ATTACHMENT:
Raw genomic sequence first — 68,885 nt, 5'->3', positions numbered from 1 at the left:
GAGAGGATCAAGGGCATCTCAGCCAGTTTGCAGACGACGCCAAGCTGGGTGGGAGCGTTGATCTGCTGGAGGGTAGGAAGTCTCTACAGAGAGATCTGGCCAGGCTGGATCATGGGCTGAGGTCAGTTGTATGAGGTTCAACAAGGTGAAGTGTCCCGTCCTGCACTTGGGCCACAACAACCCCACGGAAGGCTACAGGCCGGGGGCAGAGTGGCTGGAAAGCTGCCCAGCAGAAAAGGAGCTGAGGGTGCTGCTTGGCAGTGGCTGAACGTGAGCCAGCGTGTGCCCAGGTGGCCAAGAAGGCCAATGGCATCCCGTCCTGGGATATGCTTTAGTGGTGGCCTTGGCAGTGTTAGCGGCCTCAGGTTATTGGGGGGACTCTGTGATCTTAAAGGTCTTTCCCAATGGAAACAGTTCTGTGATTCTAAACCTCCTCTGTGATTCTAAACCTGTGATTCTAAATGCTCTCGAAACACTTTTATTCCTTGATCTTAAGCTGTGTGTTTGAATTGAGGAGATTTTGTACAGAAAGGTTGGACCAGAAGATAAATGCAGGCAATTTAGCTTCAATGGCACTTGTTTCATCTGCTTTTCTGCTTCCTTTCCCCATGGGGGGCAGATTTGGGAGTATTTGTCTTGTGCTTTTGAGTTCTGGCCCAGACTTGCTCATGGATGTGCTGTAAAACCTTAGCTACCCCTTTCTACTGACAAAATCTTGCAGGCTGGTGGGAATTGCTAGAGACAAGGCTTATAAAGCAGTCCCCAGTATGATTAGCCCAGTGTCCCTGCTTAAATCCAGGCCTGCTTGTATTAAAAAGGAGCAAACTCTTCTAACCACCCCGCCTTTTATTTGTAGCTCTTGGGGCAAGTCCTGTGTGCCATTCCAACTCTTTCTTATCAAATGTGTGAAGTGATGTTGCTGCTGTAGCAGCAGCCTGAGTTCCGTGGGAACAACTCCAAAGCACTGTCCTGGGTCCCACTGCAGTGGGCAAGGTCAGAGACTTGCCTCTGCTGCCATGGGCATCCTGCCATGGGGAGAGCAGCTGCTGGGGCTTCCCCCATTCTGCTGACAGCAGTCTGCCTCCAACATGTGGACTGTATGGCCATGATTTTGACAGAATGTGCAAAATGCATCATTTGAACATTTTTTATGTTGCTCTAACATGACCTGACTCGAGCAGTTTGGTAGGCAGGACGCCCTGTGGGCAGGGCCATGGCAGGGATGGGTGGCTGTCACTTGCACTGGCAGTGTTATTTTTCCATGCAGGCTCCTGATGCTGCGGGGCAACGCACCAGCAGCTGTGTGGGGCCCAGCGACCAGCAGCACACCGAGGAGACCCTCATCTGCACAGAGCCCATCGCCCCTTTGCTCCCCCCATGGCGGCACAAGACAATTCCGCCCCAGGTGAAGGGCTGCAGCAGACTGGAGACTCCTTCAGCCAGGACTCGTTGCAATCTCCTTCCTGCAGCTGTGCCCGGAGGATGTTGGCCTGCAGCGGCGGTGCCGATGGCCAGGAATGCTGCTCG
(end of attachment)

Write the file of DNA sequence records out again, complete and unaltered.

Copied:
Raw genomic sequence first — 68,885 nt, 5'->3', positions numbered from 1 at the left:
GAGAGGATCAAGGGCATCTCAGCCAGTTTGCAGACGACGCCAAGCTGGGTGGGAGCGTTGATCTGCTGGAGGGTAGGAAGTCTCTACAGAGAGATCTGGCCAGGCTGGATCATGGGCTGAGGTCAGTTGTATGAGGTTCAACAAGGTGAAGTGTCCCGTCCTGCACTTGGGCCACAACAACCCCACGGAAGGCTACAGGCCGGGGGCAGAGTGGCTGGAAAGCTGCCCAGCAGAAAAGGAGCTGAGGGTGCTGCTTGGCAGTGGCTGAACGTGAGCCAGCGTGTGCCCAGGTGGCCAAGAAGGCCAATGGCATCCCGTCCTGGGATATGCTTTAGTGGTGGCCTTGGCAGTGTTAGCGGCCTCAGGTTATTGGGGGGACTCTGTGATCTTAAAGGTCTTTCCCAATGGAAACAGTTCTGTGATTCTAAACCTCCTCTGTGATTCTAAACCTGTGATTCTAAATGCTCTCGAAACACTTTTATTCCTTGATCTTAAGCTGTGTGTTTGAATTGAGGAGATTTTGTACAGAAAGGTTGGACCAGAAGATAAATGCAGGCAATTTAGCTTCAATGGCACTTGTTTCATCTGCTTTTCTGCTTCCTTTCCCCATGGGGGGCAGATTTGGGAGTATTTGTCTTGTGCTTTTGAGTTCTGGCCCAGACTTGCTCATGGATGTGCTGTAAAACCTTAGCTACCCCTTTCTACTGACAAAATCTTGCAGGCTGGTGGGAATTGCTAGAGACAAGGCTTATAAAGCAGTCCCCAGTATGATTAGCCCAGTGTCCCTGCTTAAATCCAGGCCTGCTTGTATTAAAAAGGAGCAAACTCTTCTAACCACCCCGCCTTTTATTTGTAGCTCTTGGGGCAAGTCCTGTGTGCCATTCCAACTCTTTCTTATCAAATGTGTGAAGTGATGTTGCTGCTGTAGCAGCAGCCTGAGTTCCGTGGGAACAACTCCAAAGCACTGTCCTGGGTCCCACTGCAGTGGGCAAGGTCAGAGACTTGCCTCTGCTGCCATGGGCATCCTGCCATGGGGAGAGCAGCTGCTGGGGCTTCCCCCATTCTGCTGACAGCAGTCTGCCTCCAACATGTGGACTGTATGGCCATGATTTTGACAGAATGTGCAAAATGCATCATTTGAACATTTTTTATGTTGCTCTAACATGACCTGACTCGAGCAGTTTGGTAGGCAGGACGCCCTGTGGGCAGGGCCATGGCAGGGATGGGTGGCTGTCACTTGCACTGGCAGTGTTATTTTTCCATGCAGGCTCCTGATGCTGCGGGGCAACGCACCAGCAGCTGTGTGGGGCCCAGCGACCAGCAGCACACCGAGGAGACCCTCATCTGCACAGAGCCCATCGCCCCTTTGCTCCCCCCATGGCGGCACAAGACAATTCCGCCCCAGGTGAAGGGCTGCAGCAGACTGGAGACTCCTTCAGCCAGGACTCGTTGCAATCTCCTTCCTGCAGCTGTGCCCGGAGGATGTTGGCCTGCAGCGGCGGTGCCGATGGCCAGGAATGCTGCTCG